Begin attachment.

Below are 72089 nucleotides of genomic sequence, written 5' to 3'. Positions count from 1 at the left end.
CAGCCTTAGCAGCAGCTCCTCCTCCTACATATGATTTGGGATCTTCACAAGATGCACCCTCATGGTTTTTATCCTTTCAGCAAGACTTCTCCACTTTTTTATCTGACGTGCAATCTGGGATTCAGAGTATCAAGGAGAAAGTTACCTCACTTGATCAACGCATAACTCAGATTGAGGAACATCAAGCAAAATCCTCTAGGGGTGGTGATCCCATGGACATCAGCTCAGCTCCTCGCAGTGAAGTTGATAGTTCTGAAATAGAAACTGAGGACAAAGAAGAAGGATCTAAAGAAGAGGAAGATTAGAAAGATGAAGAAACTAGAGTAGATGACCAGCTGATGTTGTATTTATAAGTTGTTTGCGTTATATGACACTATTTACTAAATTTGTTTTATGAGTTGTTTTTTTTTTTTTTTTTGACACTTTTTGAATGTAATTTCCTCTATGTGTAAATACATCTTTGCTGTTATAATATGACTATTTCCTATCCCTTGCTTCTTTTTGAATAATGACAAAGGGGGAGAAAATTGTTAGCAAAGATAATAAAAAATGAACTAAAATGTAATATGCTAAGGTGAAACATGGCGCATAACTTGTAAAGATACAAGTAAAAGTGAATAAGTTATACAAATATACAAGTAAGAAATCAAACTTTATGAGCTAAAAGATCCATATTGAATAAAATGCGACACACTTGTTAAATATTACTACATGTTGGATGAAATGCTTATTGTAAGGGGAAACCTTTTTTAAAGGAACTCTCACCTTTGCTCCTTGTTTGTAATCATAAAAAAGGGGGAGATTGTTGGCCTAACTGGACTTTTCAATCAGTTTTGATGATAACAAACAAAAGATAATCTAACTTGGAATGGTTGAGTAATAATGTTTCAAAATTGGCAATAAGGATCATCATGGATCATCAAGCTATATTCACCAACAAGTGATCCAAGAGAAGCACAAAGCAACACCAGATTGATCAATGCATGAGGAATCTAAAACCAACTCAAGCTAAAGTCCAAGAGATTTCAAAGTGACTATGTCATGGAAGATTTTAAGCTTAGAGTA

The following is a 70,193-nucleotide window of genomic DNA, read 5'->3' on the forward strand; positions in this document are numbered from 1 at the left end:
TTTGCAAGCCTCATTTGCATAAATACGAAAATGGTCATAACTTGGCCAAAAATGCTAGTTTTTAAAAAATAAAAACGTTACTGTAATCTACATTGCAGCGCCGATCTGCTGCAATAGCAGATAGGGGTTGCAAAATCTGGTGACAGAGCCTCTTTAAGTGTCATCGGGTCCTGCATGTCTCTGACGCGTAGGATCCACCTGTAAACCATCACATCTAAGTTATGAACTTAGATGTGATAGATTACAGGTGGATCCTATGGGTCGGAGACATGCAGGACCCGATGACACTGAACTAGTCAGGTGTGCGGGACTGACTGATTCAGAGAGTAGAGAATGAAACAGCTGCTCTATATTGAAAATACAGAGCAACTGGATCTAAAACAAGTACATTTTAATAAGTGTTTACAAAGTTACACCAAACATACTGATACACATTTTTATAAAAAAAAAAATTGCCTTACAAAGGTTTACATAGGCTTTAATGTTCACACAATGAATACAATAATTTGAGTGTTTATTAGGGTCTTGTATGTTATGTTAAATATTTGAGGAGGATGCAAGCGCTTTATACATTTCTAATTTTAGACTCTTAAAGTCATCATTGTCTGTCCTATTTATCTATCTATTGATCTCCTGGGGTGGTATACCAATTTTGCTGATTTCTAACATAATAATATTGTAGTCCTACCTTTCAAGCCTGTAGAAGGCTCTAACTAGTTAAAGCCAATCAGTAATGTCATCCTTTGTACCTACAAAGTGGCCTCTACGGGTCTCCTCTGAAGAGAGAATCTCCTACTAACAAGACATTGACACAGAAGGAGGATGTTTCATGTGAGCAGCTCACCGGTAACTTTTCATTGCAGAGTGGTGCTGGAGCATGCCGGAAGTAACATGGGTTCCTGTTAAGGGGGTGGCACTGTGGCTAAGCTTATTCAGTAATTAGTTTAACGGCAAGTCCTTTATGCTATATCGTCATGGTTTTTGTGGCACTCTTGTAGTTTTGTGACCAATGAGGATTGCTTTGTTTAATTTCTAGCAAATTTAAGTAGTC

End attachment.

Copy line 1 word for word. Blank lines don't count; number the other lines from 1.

Below are 72089 nucleotides of genomic sequence, written 5' to 3'. Positions count from 1 at the left end.